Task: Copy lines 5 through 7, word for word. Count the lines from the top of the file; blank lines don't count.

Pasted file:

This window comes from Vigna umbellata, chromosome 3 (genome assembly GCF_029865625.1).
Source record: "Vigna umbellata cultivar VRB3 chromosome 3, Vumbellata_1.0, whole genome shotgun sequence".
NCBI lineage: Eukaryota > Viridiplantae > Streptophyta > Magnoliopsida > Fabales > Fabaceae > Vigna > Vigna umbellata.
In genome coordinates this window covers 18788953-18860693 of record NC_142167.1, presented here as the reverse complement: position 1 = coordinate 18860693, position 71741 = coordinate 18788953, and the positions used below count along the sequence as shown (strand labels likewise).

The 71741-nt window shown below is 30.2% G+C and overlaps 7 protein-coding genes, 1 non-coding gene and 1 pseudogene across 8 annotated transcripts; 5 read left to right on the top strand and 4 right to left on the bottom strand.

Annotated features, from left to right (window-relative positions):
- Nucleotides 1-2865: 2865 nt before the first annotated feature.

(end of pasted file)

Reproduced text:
The 71741-nt window shown below is 30.2% G+C and overlaps 7 protein-coding genes, 1 non-coding gene and 1 pseudogene across 8 annotated transcripts; 5 read left to right on the top strand and 4 right to left on the bottom strand.

Annotated features, from left to right (window-relative positions):
- Nucleotides 1-2865: 2865 nt before the first annotated feature.